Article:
Professional development incentives benefit your company as well. Attendees bring back new contacts and insights into what’s happening at the cutting edge of your industry. The company gets the knowledge and the employee gets the status associated with presenting it.
12. Mentoring time with a manager, CEO, or local industry leader is another way to connect development with performance. As you give out your reward, you’ll be helping the recipient take their career to the next level. This can be extremely motivating for team members who see themselves in the boss’s chair one day.
Material gifts will always be valuable, partly thanks to the perennial appeal of getting something for nothing. If it’s something the person wanted but couldn’t justify buying for themselves, the item will seem even more valuable.
Your incentive gifts can be work-related or not, depending on what resonates better with your team.
13. Standing desks, ergonomic chairs, and other office furniture upgrades are great perks and serve as tactile ways of telling your team that you value their comfort. You can structure this incentive as a group benefit —everyone gets new chairs if they reach a certain goal—or set up a points system where individuals get certain upgrades when they hit particular milestones. If there’s something to reach for, people will reach for it even after achieving one reward.
14. Prime parking spots are popular incentives because they don’t cost the employer anything but still have a high-perceived value. If you have a lot of non-car commuters, you can restructure this incentive to include things like free transit passes or bike upgrades.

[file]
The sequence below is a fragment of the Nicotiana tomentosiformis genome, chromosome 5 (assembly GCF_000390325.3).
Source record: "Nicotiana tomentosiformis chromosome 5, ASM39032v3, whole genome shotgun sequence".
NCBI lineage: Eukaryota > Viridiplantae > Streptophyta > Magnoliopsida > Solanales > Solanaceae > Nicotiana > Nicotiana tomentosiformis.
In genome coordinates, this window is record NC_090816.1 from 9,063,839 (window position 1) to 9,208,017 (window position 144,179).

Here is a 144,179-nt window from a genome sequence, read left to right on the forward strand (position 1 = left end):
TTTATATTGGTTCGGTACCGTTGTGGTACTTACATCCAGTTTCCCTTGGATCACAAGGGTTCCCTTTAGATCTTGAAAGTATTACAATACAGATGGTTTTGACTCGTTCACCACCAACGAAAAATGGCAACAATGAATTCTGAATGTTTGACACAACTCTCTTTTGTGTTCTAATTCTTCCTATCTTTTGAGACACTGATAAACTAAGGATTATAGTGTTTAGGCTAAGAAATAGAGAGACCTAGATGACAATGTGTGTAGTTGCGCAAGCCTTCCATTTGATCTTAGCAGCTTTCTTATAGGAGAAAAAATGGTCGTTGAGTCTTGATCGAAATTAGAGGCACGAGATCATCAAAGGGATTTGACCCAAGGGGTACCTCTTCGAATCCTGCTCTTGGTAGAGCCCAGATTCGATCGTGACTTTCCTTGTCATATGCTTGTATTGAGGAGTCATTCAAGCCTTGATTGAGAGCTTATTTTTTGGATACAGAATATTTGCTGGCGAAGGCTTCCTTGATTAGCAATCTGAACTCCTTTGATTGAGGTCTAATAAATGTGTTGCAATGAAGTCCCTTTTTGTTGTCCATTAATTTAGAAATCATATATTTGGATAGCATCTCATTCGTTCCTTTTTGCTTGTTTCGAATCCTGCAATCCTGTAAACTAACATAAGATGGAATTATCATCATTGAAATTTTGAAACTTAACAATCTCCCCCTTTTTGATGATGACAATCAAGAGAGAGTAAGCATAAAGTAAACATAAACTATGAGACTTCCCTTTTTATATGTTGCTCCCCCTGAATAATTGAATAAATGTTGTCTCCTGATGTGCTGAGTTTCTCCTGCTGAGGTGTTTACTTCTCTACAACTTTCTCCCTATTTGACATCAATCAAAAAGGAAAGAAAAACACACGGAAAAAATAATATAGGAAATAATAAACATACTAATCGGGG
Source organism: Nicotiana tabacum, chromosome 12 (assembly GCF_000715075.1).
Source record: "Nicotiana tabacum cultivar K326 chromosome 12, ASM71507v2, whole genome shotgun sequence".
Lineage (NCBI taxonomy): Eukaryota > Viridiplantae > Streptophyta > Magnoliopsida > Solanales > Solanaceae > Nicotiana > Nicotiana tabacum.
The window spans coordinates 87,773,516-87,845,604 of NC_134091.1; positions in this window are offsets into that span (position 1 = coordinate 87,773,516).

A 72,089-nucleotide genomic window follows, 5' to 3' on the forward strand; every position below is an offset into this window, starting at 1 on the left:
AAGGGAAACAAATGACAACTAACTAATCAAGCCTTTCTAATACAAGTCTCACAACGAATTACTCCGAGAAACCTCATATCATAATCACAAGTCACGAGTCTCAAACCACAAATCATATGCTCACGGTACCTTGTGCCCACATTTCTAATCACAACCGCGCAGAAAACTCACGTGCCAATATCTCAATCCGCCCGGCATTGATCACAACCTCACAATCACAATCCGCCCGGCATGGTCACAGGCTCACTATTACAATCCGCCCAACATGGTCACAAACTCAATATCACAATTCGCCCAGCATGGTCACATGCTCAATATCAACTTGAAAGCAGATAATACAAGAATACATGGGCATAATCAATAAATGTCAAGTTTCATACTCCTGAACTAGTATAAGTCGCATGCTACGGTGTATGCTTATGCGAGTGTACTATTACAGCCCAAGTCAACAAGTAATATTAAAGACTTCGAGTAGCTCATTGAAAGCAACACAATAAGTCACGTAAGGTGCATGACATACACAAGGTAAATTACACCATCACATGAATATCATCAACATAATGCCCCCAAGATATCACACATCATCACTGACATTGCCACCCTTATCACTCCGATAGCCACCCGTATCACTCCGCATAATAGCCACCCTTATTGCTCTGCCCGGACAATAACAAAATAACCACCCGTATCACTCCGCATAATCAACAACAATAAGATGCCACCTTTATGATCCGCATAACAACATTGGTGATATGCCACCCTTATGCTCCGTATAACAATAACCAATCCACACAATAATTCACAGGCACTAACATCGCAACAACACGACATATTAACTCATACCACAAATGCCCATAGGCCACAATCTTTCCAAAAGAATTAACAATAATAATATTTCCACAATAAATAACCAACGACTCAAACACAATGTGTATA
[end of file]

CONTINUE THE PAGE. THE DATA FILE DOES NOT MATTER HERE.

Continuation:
15. Upgrades to workplace common areas improve the working environment just like workstation enhancements do, but they inspire more of a sense of fun and excitement—if done right. You’ll have to think in-depth about your team culture. Are you more “healthy snack vending machine” people or “video game station” people? When you get it right, you can really improve group motivation.
16. Personal tech devices appeal to almost anyone, and it’s relatively easy to develop a tech giveaway strategy that suits your budget. You could:
- Offer a single high-ticket item for reaching major milestones or achieving important goals
- Provide a catalog of prizes, each connected with a different achievement
- Start with a smaller-ticket item and let people work their way up to a larger prize
You can always alter the structure to suit your team.
17. Redeemable tickets let people choose their own prizes. If your team appreciates this kind of autonomy, consider a value-based incentive system.
In this kind of incentive program, people receive appreciation tickets that they can collect and redeem. Recipients can turn in a few tickets for a small prize or save them up for a larger prize.
As the program leader, you determine how people earn tickets. You could offer them for:
- Achieving sales goals
- Completing a certain number of cold calls
- Advancing a customer to the next stage of the sales funnel
You decide qualifiers and giveaway structures based on what your team sells and how they sell it. If you’re not sure what to choose, consider asking your team about challenging milestones that they would like motivation to hit.
13. Subscription boxes are all the rage in the consumer market. Over the past five years, subscription sales have more than doubled. Now, 15 percent of online shoppers have a delivery subscription of some kind.
It’s easy to encourage a sense of agency with a subscription box incentive. Let your team choose the box that suits their interests. There is an almost limitless range of possibilities, including:
- Meal services like Blue Apron
- Clothing subscriptions like Stitch Fix
- Special interest gift boxes for hobbyists, pet lovers, parents, and more
If you choose options that renew every year, people will work hard to keep them active.
A Final Word
Now that you have some ideas for new incentive programs, start thinking about which will be most effective for your team. Whether you choose to reward entire teams or individual high performers, your employees will have a new reason to put in an extra effort.